In July 2015, former State Department intelligence analyst Stephen Kim was released after serving 11 months in federal prison. Once a rising star and leading expert on North Korea and nuclear disarmament, Kim fought the US government’s harsh prosecution for four years before pleading guilty to charges of mishandling classified information in violation of the Espionage Act. After losing his home, family, friends and career, Stephen recounts his time in prison and contemplates what to do with the beginning of the rest of his life. Filmed several months after Stephen’s return from prison, The Release is a follow-up to The Surrender.
Fix and Release explores the Ontario Turtle Conservation Centre, a small turtle trauma centre in Peterborough Ontario Canada as it fights to even the odds for survival that freshwater turtles face in a modern world.
A couple plots to murder a random stranger just for the thrill of it, but things turn ugly when one of them decides not to go through with it.
Eminem held a secret "Relapse" release event on May 19, 2009 in his home town of Detroit. Eminem performed multiple songs from his new album including "3 AM," "Hello," "Insane," "Beautiful," "Crack A Bottle," "We Made You, and "Underground.", all before an encore where Eminem brought out his D12 members to perform "Lose Yourself."
In a war torn country, a female teacher and comic writer lives with her students in a boarding school. To calm horrified children who have no hope in our terrifying world, she keeps telling them a story every night. Stories about her childhood imaginary hero who has become a part of her life. But one night the school is attacked and destroyed so she has to accompany two of her students to find their parents. They start a journey during which she finds some signs of her imaginary hero in real world. Up until that time she thought that man who had become her hero was just a part of her stories but now with these signs, she knows that he's real. She is determined to find him but she has big problem, she knows nothing about him.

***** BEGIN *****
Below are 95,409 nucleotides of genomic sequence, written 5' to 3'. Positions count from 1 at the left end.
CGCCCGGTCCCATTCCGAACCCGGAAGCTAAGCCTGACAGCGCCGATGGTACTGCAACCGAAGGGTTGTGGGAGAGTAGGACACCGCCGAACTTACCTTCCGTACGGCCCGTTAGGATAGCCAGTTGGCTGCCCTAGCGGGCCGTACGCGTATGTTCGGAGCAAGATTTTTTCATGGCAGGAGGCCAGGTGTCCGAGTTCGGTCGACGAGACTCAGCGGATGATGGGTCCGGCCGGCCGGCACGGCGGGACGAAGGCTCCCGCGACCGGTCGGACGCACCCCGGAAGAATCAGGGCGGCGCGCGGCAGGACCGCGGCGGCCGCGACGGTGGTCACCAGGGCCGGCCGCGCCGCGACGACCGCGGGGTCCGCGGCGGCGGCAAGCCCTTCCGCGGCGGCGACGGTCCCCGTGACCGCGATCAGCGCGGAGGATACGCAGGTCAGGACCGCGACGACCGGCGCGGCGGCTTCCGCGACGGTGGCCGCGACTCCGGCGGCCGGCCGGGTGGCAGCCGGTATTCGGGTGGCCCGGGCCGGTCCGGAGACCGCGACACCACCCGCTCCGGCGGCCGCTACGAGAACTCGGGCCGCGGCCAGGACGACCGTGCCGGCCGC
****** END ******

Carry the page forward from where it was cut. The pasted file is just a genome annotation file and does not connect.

The series is about a girl named Momo who attends high school at the city of Sorasaki. However, she is secretly a member of Tsukikage, an intelligence agency that protects people. As a new member of the agency, she works alongside her colleagues including her senior Yuki and friends. Together, they work to establish peace in the city.
Released is a powerful documentary that challenges citizens to reflect on how we view ex-offenders. It confronts how people released from prison continue to pay for the mistakes of their past while still holding out hope for the future.